Age, at 29, is also a potential issue, as is three jobs. That is one job too many for most applicants. You will need to explain all that, somehow. Are you working in Australia now? Jeepers, sure hope you are from there, if not, that would be another odd piece of data? Of the schools you list, Stanford/Booth/Kellogg/Ross, you should be real solid at all but Stanford, which is always hard, and you might think about Wharton and HBS as well.

You got a lot pros and some cons, so outcomes could be varied at top schools (H/S/W) but worth covering the waterfront. I don’t care what you want to do later in life. Just go to the best school you get into, my go-to advice unless you can make a strong case why not.

Given the ripples in this profile, this is a case where solid execution counts a bit more than your average case: you really need to explain why you’ve had three jobs and why you zigzagged from consulting to corporate and back to consulting and also how an Ivy kid winds up in Australia (if you are not native). That can be done, and you need to do it with some care and cogency. FYI, for other schools, any ol’ 700+ GMAT with even splits (near 80 pct) is fine. That is what Her Majesty Dee Leopold says about HBS and it is, for the most part, true.

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  • Kyle K


  • EngineerConsultant

    This is a wonderful series and I thank you for the perspective.

    Below are my specs. I hope you have time to evaluate my case.

    25 year old Black Male
    African Immigrant. Raised in a historically disadvantaged community (Bronx, NY)

    – 3.3 HYP Engineering (BioMed)
    – 3.8 Columbia/Northwestern/Princeton Engineering Masters (Electrical) (on a fellowship)
    – 770 GMAT

    – 6 Months R&D national research laboratory
    – 2 years McKinsey/Bain/BCG Consulting

    – Collegiate ECs: Co-President Sexual Assault Education and Counseling Group, also President minority science and engineering organization, 2 summers teaching history to under-privileged youth in NYC, developed tutoring program during summers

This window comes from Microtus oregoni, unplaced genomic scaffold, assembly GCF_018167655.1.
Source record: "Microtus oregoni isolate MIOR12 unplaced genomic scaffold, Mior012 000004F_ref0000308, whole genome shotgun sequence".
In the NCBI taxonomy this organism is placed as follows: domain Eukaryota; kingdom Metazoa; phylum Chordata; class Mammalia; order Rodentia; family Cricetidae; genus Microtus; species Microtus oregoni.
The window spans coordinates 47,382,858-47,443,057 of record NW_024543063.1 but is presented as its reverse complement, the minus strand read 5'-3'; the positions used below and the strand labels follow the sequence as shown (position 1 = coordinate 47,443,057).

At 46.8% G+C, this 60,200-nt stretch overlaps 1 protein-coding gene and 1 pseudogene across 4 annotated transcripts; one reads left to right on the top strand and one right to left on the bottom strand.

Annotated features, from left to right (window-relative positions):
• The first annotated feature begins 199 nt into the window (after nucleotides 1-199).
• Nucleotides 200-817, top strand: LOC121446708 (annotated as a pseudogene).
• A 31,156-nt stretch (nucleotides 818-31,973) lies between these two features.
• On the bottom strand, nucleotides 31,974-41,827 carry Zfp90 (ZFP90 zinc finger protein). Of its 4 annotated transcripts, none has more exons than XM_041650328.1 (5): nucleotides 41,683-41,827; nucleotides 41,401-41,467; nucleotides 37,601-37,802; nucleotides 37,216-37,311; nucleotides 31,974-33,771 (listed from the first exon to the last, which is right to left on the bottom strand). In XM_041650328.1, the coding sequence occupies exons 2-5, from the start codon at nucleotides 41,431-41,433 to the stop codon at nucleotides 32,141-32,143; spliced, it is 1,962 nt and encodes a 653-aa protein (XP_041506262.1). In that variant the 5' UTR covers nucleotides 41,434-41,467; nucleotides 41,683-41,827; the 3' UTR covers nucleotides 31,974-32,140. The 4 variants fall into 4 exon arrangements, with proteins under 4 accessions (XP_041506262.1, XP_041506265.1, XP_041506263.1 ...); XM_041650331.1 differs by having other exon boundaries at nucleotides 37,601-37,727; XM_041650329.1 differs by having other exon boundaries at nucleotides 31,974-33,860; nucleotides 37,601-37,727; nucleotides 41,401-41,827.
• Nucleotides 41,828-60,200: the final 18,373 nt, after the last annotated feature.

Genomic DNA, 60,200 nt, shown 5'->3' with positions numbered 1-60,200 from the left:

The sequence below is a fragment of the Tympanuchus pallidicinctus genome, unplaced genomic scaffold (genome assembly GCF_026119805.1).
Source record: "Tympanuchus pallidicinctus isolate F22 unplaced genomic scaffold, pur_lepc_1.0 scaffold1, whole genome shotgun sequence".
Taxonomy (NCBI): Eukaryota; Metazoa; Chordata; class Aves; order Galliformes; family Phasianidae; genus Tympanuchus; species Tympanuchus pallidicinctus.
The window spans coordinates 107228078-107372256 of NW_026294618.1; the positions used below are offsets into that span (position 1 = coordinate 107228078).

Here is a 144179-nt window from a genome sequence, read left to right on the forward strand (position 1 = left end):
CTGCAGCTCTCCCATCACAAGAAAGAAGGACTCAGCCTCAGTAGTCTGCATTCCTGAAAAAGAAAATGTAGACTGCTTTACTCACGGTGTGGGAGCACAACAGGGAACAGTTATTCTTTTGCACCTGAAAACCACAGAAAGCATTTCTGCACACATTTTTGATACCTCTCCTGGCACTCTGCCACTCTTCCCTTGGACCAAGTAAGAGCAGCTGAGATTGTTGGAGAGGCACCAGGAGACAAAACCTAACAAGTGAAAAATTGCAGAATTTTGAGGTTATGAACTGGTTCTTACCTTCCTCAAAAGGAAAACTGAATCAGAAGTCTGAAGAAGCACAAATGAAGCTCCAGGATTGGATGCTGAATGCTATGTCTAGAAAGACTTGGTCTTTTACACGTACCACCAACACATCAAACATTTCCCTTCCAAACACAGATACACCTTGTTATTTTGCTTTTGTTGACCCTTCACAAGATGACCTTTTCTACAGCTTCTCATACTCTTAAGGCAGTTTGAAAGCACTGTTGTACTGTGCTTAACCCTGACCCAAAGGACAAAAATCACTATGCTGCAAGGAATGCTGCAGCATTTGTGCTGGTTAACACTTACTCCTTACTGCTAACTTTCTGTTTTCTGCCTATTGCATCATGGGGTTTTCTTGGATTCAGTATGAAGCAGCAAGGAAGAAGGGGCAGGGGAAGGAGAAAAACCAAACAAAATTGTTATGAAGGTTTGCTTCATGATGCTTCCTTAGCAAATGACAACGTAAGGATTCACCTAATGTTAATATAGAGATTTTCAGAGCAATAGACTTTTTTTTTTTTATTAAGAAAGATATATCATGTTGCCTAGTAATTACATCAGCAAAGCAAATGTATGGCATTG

– Post-Collegiate ECs: Teaching Science to Inner-City students in Chicago, Volunteering at a palliative care hospice.


    Immediate: Venture Capital with strong medical device exposure.

    Long Term: Strategy work in a medical device manufacturing firm managing R&D or tech transfer, or a start-up in medical devices.

    -Target Schools:

    (* for schools with schools with joint Engineering Management/MBA programs
    ^ for schools with joint Bioengineering/MBA)

    I know the GPA is bad but do I stand a chance at any of these schools?

    Would it make more sense for me to apply as a dual degree applicant or an MBA only applicant?

  • CPA-to-Ops

    Mr. Kreisberg, I’d appreciate the benefit of your handicapping, if it’s not too much trouble.
    – 3.7 GPA from top 40 private university (attended on a full academic scholarship; national merit scholar back in the day); double majored accounting/finance and was president of my school’s accounting fraternity; worked all through undergrad, up to 50hrs/week, taking 15-21 credits per semester
    – Currently a 720 GMAT (first attempt taken cold, plan to retake targeting 750+)
    – Work experience (this is what has me worried):
    Internship with PwC in advisory
    Approx. 2 years with a major public accounting firm (think GT/McGladry); fell seriously ill during my second audit season and was riffed within two weeks of returning to work (office downsized by 30%) – managed to pass all parts of the CPA exam (first attempt each) while working full time